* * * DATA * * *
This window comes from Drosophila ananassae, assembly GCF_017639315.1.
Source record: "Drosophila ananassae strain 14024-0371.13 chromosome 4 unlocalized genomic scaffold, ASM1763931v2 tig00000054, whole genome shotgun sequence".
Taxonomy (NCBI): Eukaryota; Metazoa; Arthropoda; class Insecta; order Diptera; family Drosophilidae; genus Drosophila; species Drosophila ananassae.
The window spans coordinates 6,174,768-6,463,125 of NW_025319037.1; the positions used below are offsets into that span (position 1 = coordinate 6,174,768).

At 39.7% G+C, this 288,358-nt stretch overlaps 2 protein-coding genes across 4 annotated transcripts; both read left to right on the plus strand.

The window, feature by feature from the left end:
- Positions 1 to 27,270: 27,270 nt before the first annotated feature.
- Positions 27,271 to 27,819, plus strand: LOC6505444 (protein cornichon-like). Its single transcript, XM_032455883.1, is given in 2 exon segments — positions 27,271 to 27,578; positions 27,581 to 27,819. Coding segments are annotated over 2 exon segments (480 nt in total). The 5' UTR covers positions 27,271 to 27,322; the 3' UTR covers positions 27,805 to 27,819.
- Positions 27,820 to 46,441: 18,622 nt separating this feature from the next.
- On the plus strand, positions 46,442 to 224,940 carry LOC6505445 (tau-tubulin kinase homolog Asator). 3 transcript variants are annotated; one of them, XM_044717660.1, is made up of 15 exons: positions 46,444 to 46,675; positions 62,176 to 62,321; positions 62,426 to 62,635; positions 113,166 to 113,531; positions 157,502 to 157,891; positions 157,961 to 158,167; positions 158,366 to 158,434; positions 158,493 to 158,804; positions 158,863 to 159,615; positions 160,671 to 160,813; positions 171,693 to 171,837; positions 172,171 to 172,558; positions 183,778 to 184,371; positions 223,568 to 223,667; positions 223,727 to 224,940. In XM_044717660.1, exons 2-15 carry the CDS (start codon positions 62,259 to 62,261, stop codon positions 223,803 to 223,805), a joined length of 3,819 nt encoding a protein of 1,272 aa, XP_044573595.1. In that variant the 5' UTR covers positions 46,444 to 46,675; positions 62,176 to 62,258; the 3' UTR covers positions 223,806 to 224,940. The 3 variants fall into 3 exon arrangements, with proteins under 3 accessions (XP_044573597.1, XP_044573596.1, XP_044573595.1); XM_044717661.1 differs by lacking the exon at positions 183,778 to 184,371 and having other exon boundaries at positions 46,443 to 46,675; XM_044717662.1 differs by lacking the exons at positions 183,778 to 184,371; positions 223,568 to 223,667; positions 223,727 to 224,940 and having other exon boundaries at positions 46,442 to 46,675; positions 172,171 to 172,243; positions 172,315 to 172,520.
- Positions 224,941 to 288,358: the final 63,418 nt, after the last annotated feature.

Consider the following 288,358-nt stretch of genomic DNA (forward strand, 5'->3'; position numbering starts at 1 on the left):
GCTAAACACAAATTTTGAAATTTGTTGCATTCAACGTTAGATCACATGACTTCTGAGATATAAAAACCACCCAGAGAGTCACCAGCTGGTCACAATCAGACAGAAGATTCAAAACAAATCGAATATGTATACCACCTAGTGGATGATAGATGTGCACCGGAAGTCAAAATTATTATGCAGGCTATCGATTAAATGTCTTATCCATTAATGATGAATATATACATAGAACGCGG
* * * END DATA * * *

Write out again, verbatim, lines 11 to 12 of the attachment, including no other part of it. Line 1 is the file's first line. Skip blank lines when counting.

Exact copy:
- Positions 224,941 to 288,358: the final 63,418 nt, after the last annotated feature.

Consider the following 288,358-nt stretch of genomic DNA (forward strand, 5'->3'; position numbering starts at 1 on the left):